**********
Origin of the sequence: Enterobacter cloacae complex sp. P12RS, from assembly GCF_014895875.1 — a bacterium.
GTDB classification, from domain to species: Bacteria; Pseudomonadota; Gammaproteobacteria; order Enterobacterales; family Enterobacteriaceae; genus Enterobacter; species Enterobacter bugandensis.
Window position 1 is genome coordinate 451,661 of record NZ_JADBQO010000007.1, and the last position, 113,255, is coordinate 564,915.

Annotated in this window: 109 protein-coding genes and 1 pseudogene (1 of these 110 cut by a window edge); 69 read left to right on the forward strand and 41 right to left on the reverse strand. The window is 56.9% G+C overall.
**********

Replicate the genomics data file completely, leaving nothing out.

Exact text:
Origin of the sequence: Enterobacter cloacae complex sp. P12RS, from assembly GCF_014895875.1 — a bacterium.
GTDB classification, from domain to species: Bacteria; Pseudomonadota; Gammaproteobacteria; order Enterobacterales; family Enterobacteriaceae; genus Enterobacter; species Enterobacter bugandensis.
Window position 1 is genome coordinate 451,661 of record NZ_JADBQO010000007.1, and the last position, 113,255, is coordinate 564,915.

Annotated in this window: 109 protein-coding genes and 1 pseudogene (1 of these 110 cut by a window edge); 69 read left to right on the forward strand and 41 right to left on the reverse strand. The window is 56.9% G+C overall.